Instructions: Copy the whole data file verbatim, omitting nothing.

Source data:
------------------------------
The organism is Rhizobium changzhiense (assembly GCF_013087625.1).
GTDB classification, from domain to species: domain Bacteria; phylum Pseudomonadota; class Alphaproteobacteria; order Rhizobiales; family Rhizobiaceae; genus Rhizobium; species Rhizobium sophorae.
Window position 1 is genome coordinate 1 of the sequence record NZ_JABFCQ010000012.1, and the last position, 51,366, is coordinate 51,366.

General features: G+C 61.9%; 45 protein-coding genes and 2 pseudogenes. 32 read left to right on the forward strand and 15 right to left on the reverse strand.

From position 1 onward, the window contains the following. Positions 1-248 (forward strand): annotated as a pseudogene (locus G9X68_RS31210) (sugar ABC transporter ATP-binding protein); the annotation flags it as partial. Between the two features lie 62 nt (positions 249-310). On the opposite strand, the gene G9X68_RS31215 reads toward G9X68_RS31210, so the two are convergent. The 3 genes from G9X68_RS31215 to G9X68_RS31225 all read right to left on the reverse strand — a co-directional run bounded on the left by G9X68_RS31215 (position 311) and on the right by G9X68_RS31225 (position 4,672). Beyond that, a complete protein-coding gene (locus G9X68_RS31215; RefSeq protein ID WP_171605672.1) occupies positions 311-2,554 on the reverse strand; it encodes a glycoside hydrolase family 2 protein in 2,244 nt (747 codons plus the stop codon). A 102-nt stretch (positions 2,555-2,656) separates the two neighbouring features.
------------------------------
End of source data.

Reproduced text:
The organism is Rhizobium changzhiense (assembly GCF_013087625.1).
GTDB classification, from domain to species: domain Bacteria; phylum Pseudomonadota; class Alphaproteobacteria; order Rhizobiales; family Rhizobiaceae; genus Rhizobium; species Rhizobium sophorae.
Window position 1 is genome coordinate 1 of the sequence record NZ_JABFCQ010000012.1, and the last position, 51,366, is coordinate 51,366.

General features: G+C 61.9%; 45 protein-coding genes and 2 pseudogenes. 32 read left to right on the forward strand and 15 right to left on the reverse strand.

From position 1 onward, the window contains the following. Positions 1-248 (forward strand): annotated as a pseudogene (locus G9X68_RS31210) (sugar ABC transporter ATP-binding protein); the annotation flags it as partial. Between the two features lie 62 nt (positions 249-310). On the opposite strand, the gene G9X68_RS31215 reads toward G9X68_RS31210, so the two are convergent. The 3 genes from G9X68_RS31215 to G9X68_RS31225 all read right to left on the reverse strand — a co-directional run bounded on the left by G9X68_RS31215 (position 311) and on the right by G9X68_RS31225 (position 4,672). Beyond that, a complete protein-coding gene (locus G9X68_RS31215; RefSeq protein ID WP_171605672.1) occupies positions 311-2,554 on the reverse strand; it encodes a glycoside hydrolase family 2 protein in 2,244 nt (747 codons plus the stop codon). A 102-nt stretch (positions 2,555-2,656) separates the two neighbouring features.